The Turing Test has become a staple of smart puzzle games in a very short period of time. Bulkhead Interactive’s late August release poses important existential questions via a challenging first-person adventure puzzle experience that will make you think differently about the world and existence in general.
The game’s story takes place in a sci-fi setting, with a distant future where humanity has managed to reach space colonization. Everything takes place on Europa, one of Jupiter’s moons, and the player gets to be Ava Turing, an engineer for the International Space Agency. You must take Ava through the station to help her discover what happened to the missing crew there. Things will not be easy for you; you have to figure things out and make discoveries about unpleasant secrets as you go along.
As you begin The Turing Test, you will have to gradually solve a series of puzzles, each more difficult than the previous. Now you may feel a little familiar with how things progress around here because the station AI, Tom, sounds awfully and suspiciously similar to GlaDOS, Portal’s nemesis. Tom here says that the various puzzles around the station can only be solved by humans, and the AI seems to know only that they were constructed by the missing crew members. Are we to believe him?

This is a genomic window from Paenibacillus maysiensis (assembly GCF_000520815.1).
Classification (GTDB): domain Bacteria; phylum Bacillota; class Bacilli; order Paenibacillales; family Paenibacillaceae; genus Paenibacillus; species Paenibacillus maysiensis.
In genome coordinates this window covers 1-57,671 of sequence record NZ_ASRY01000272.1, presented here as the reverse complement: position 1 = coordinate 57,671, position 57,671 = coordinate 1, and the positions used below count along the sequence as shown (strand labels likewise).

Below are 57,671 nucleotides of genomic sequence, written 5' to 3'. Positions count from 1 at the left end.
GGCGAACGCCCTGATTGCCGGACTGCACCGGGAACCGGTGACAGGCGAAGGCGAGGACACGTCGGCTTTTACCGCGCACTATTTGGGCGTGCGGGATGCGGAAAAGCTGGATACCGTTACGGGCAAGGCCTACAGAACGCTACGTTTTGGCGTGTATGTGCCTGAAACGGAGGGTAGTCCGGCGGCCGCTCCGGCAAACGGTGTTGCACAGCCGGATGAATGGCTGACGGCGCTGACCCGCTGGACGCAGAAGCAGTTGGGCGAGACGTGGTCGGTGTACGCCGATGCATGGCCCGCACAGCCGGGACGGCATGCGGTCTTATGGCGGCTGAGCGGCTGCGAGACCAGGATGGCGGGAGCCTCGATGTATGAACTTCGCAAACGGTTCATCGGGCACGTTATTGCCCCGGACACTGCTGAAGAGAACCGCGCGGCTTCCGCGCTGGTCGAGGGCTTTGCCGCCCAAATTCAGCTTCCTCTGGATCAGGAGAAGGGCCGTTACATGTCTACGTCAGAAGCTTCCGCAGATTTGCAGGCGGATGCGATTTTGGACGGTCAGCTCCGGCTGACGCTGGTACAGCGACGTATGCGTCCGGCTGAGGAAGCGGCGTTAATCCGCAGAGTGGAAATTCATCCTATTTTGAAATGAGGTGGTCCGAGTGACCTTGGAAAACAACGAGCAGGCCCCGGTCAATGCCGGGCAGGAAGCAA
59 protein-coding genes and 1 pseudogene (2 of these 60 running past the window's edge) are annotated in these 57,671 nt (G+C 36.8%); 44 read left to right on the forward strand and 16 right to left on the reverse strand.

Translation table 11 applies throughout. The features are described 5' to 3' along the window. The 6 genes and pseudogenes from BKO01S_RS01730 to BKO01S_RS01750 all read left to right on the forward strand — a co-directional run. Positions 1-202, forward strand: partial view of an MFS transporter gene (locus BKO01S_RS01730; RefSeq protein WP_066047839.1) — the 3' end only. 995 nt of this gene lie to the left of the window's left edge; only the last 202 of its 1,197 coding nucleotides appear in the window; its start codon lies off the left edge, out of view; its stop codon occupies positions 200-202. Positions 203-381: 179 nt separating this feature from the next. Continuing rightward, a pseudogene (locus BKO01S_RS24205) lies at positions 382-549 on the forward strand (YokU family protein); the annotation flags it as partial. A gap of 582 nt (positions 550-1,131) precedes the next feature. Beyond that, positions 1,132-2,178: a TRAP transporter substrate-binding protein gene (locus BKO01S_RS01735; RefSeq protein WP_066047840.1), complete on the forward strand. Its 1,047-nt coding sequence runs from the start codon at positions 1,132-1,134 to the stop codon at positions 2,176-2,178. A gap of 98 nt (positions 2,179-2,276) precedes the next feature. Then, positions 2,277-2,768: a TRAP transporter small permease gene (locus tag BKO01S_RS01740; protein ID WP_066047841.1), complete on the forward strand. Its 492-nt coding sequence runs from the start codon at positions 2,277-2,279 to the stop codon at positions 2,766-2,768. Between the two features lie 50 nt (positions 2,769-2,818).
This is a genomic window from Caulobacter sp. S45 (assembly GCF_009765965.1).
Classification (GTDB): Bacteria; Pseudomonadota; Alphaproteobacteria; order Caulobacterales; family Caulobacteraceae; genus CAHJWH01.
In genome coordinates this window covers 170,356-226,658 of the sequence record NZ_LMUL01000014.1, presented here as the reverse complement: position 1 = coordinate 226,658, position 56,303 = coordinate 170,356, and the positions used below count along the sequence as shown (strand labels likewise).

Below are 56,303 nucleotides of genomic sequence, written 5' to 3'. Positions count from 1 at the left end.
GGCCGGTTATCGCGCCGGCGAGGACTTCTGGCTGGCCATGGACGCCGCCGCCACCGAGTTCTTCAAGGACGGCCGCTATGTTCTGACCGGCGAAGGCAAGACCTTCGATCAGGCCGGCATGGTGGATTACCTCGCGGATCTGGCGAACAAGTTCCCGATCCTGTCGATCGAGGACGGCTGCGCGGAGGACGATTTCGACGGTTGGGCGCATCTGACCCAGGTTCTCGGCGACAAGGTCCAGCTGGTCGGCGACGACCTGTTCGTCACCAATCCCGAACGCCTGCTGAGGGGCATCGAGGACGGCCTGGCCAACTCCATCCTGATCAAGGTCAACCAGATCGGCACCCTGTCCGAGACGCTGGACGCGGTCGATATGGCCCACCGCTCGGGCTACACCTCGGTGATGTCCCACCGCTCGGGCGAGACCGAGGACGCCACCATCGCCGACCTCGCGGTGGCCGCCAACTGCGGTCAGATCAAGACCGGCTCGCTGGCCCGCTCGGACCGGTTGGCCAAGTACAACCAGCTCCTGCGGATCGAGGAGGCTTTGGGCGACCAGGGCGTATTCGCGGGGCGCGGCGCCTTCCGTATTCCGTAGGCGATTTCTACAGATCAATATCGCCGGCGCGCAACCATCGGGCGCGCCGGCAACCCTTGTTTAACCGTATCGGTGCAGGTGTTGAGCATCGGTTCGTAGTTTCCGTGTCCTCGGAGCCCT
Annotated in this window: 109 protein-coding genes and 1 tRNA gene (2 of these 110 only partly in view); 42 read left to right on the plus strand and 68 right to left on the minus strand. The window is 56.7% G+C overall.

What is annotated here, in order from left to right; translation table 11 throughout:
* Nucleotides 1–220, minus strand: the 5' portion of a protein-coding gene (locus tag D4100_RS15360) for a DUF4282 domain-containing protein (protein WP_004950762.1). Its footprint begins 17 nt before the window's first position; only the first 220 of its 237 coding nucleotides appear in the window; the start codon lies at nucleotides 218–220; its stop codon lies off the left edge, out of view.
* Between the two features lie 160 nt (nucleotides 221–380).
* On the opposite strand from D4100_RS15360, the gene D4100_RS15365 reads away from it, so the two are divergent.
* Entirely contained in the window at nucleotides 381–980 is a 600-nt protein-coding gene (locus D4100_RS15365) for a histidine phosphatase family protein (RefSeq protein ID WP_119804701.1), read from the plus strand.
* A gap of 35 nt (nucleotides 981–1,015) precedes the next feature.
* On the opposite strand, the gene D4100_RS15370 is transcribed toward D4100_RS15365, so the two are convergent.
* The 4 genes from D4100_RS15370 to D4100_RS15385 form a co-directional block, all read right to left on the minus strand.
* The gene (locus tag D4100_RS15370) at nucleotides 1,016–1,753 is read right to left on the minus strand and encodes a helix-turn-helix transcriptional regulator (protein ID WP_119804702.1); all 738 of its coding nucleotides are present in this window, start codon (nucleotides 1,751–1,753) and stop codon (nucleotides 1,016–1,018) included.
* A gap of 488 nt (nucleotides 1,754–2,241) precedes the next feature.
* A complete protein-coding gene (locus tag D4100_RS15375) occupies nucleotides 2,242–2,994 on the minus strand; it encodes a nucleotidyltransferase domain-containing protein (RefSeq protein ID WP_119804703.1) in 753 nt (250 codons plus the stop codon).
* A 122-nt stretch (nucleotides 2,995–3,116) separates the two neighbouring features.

The Turing Test is not only a puzzle game, but an experiment on human nature also. The whole story revolves around humanity’s instincts of exploration and survival, and you are at the center of it all. You must explore the icy-cap of Europa and burrow beneath its crust in order to find out just where the line between man and machine becomes blurry. You have one weapon to use, the Energy Manipulation Tool (another Portal franchise similarity of a sort), and you will have to use it to solve every mystery that comes your way.
When it comes to gameplay, The Turing Test decides to throw you a curveball with the EMT, the tool you can use to transfer powers with between machines. You also have the power to switch between different perspectives in order to get a different view of things and solve the most difficult puzzles. The puzzle aspect of the game varies, with brilliant, tough and sometimes frustrating puzzles spicing things up at every turn.
The general consensus over the game is very positive, with players enjoying the Portal franchise feel and the intelligent design of the entire adventure. The creative and challenging gameplay and its philosophical aspect manage to amaze most of the audience.
The Turing Test can be found on Steam, where it costs somewhere around $20 full price. You can also get the upgrade pack for it which is another $10, but it is not absolutely necessary for playing the base game. You can give it a second look below if you’d like: